medical research medical research
Sam Rowe for NPR

Drugs That Work In Mice Often Fail When Tried In People

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This computer-enhanced barium contrast X-ray shows colon cancer in red. Researchers have been trying to figure out what looks to be a decade-long rise in colon cancer among people younger than 50. Scott Camazine/Science Source hide caption

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Scott Camazine/Science Source

Andie Vaught grasps a stress toy in the shape of a truck as she prepares to have blood drawn as part of a clinical trial for a Zika vaccine at the National Institutes of Health in Bethesda, Md., in November 2016. Allison Shelley/The Washington Post/Getty Images hide caption

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Allison Shelley/The Washington Post/Getty Images

In a cluster of glowing human stem cells, one cell divides. The cell membrane is shown in purple, while DNA in the dividing nucleus is blue. The white fibers linking the nucleus are spindles, which aid in cell division. Allen Institute for Cell Science hide caption

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Allen Institute for Cell Science
Hanna Barczyk for NPR

Patients Increasingly Influence The Direction Of Medical Research

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Tommy, a repeat patient at the Supportive Place for Observation and Treatment in Boston, says the room has saved lives. Jesse Costa/WBUR hide caption

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Jesse Costa/WBUR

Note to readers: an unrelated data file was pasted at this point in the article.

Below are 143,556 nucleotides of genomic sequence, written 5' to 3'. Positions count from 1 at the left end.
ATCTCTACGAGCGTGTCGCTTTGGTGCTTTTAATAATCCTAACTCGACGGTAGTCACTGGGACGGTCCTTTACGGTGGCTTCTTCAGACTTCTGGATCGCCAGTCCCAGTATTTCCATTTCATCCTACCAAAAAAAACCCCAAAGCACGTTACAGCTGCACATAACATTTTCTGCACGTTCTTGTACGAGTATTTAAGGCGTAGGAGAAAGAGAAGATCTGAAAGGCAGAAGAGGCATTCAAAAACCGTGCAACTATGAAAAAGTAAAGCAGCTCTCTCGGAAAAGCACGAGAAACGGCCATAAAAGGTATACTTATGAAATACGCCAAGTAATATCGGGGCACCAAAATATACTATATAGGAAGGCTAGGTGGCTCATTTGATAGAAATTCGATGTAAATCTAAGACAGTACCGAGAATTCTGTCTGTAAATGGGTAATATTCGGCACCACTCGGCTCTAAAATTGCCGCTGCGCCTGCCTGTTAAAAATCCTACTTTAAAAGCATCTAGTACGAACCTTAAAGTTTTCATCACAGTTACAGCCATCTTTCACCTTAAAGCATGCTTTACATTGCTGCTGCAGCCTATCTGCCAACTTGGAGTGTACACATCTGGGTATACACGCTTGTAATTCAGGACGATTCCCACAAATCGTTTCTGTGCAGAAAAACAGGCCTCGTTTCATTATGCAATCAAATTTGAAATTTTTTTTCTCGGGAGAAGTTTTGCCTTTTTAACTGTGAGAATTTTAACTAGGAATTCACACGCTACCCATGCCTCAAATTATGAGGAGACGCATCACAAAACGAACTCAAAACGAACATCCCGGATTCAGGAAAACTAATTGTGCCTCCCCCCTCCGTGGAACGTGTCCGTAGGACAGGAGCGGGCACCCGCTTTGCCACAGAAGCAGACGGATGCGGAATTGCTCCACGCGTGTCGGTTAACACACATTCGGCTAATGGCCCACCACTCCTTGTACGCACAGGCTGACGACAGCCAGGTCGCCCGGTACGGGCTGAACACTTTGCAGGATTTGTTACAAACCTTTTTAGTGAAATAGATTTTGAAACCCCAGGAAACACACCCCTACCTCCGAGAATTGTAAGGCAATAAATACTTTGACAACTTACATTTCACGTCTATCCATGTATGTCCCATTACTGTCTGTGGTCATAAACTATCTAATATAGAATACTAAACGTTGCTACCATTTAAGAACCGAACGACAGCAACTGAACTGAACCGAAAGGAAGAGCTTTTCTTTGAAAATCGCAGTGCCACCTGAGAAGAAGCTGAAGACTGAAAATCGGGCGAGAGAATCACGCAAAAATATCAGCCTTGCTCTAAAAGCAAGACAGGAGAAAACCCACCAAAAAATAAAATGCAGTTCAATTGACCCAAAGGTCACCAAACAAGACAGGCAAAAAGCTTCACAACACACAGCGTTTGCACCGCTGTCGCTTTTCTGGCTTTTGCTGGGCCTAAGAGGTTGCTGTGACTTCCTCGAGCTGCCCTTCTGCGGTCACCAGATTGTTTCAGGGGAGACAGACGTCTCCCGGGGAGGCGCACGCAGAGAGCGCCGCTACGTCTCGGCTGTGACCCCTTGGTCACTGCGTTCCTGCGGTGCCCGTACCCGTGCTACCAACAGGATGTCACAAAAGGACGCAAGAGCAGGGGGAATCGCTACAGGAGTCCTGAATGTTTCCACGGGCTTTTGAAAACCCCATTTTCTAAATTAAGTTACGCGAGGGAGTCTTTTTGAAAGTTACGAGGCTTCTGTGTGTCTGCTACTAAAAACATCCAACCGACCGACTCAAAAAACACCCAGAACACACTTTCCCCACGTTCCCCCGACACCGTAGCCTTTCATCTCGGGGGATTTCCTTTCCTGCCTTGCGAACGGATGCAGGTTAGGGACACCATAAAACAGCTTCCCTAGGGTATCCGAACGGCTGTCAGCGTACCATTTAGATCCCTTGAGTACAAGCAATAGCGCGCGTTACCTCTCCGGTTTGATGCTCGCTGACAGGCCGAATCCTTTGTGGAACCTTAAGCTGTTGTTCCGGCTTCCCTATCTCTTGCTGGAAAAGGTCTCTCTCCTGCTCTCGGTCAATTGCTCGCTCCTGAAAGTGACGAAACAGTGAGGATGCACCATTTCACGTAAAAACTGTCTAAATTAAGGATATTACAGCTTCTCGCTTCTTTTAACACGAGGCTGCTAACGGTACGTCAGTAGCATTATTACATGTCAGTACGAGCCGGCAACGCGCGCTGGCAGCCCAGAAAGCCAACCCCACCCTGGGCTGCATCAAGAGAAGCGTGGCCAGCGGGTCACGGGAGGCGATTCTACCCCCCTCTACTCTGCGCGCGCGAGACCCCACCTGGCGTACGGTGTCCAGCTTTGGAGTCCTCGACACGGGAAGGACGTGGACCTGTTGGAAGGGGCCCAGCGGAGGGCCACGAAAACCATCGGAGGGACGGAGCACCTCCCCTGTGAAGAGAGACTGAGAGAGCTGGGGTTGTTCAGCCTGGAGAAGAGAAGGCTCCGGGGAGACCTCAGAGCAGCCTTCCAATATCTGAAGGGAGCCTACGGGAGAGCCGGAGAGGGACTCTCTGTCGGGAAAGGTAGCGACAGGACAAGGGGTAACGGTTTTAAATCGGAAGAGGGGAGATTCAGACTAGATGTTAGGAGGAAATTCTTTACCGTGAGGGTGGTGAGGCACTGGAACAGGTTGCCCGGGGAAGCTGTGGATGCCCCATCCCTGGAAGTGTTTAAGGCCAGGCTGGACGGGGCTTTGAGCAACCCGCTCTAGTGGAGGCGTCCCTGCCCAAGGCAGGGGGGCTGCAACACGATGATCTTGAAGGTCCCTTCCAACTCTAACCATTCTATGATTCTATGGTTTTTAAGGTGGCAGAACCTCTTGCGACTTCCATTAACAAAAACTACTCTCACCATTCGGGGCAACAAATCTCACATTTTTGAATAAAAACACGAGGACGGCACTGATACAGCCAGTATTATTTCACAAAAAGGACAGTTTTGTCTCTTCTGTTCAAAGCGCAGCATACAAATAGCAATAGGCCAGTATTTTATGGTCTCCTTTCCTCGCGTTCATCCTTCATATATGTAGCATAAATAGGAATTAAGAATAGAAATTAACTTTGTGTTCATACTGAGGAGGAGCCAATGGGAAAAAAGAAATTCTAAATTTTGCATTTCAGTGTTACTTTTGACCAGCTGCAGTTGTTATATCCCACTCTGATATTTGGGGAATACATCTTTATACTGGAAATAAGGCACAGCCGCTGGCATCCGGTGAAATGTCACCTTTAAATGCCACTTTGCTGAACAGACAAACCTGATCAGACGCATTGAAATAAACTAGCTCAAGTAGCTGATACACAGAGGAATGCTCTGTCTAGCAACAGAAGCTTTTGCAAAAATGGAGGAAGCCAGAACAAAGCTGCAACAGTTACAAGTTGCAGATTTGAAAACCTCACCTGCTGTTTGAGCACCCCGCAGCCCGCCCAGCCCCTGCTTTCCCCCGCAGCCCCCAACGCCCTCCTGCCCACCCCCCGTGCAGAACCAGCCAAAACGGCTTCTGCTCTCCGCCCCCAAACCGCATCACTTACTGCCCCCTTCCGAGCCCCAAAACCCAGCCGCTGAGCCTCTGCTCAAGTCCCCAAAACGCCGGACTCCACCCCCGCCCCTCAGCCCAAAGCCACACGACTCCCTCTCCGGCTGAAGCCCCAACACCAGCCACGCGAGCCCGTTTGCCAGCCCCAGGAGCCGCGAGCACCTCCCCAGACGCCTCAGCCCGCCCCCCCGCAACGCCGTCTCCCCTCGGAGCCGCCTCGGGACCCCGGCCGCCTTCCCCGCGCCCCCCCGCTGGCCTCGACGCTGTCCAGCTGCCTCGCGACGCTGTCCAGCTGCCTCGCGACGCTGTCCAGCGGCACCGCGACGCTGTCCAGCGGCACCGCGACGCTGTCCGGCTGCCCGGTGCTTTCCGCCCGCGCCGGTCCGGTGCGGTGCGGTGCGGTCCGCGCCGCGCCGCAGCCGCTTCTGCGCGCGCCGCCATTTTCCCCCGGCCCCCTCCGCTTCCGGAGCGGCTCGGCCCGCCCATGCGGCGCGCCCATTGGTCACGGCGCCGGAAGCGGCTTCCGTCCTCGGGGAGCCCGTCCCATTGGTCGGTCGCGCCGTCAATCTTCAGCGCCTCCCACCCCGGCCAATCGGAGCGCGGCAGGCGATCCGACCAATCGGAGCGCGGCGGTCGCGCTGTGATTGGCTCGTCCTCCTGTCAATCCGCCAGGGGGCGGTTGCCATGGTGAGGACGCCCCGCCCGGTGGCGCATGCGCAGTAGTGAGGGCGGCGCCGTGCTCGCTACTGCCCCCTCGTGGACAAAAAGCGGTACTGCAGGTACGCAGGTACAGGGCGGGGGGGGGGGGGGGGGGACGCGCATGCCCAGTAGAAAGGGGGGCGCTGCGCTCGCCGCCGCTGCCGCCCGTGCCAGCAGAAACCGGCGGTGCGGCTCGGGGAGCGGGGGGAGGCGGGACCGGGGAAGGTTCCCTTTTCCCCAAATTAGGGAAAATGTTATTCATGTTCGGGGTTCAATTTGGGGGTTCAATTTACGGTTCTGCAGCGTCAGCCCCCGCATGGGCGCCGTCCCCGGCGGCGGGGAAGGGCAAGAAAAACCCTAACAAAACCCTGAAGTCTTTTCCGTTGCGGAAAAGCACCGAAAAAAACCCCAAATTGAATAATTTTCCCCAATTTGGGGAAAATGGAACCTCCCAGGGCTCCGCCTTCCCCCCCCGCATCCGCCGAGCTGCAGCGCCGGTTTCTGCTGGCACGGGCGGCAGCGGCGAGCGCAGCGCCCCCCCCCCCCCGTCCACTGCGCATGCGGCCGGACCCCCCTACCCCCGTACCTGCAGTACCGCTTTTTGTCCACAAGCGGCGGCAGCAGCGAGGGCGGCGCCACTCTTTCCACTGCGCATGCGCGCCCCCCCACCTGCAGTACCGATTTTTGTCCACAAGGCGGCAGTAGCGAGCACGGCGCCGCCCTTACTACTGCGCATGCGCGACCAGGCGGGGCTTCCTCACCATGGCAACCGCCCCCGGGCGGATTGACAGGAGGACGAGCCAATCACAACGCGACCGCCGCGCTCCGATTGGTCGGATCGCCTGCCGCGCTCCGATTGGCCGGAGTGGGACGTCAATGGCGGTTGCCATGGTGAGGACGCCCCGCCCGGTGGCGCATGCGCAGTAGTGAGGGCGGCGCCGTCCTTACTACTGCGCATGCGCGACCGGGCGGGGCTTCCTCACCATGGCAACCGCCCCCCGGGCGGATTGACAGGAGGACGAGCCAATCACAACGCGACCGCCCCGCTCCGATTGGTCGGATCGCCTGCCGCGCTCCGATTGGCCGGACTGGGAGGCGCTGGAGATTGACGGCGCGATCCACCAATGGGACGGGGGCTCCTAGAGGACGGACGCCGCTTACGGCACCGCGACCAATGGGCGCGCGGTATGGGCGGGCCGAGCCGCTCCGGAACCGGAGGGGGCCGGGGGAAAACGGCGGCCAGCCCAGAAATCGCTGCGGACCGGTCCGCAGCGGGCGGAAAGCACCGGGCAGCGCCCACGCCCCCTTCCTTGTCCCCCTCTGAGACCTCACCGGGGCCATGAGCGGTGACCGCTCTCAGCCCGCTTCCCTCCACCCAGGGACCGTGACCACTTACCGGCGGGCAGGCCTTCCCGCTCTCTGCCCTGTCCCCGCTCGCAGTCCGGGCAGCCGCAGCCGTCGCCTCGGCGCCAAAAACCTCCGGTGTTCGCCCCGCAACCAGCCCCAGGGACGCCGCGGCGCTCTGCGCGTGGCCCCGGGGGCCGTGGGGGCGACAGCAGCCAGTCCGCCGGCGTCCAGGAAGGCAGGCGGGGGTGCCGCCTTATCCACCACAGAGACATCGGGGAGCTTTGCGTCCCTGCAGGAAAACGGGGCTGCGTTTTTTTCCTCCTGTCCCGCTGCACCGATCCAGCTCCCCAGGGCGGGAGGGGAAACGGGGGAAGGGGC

In Boston's 'Safe Space,' Surprising Insights Into Drug Highs

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Diane, a 4-year-old chimpanzee, relaxes in the trees at the Chimp Haven sanctuary in Keithville, La., on Aug. 25, 2014. She is one of many chimps who have been moved here from the New Iberia Research Center in Lafayette, La. Brandon Wade/AP hide caption

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Brandon Wade/AP
Jamie Jones/Getty Images/Ikon Images

Journal Editors To Researchers: Show Everyone Your Clinical Data

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Lorenzo Gritti for NPR

Is It Safe For Medical Residents To Work 30-Hour Shifts?

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Ronald Davis cares for his 31-year-old son, Whitney Dafoe. Dafoe is seriously ill with ME/CFS. His father, a Stanford University professor, is organizing a study of the disorder. Courtesy of Ashley Davis hide caption

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Courtesy of Ashley Davis

A simulation from the Neitz lab of what colorblindness looks like, with normal color vision on the left and red-green colorblindness on the right. Courtesy of Neitz Laboratory hide caption

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Courtesy of Neitz Laboratory

University And Biotech Firm Team Up On Colorblindness Therapy

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Feces contain digested food residue and a wide variety of microorganisms, mostly bacteria, that are adapted to life in the intestines. The gases the microbes produce could help doctors and scientists track and understand changes related to health. Scimat Scimat/Photo Researchers/Getty Images hide caption

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Scimat Scimat/Photo Researchers/Getty Images

Marder says immunotherapy has side effects but is less tiring than chemotherapy. Claire Eggers/NPR hide caption

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Claire Eggers/NPR

Harnessing The Immune System To Fight Cancer

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You don't want to run into methicillin-resistantStaphylococcus aureus (MRSA) bacteria. A potential new antibiotic could help fight this bug. CDC hide caption

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CDC

Scientists Hit Antibiotic Pay Dirt Growing Finicky Bacteria In Lab

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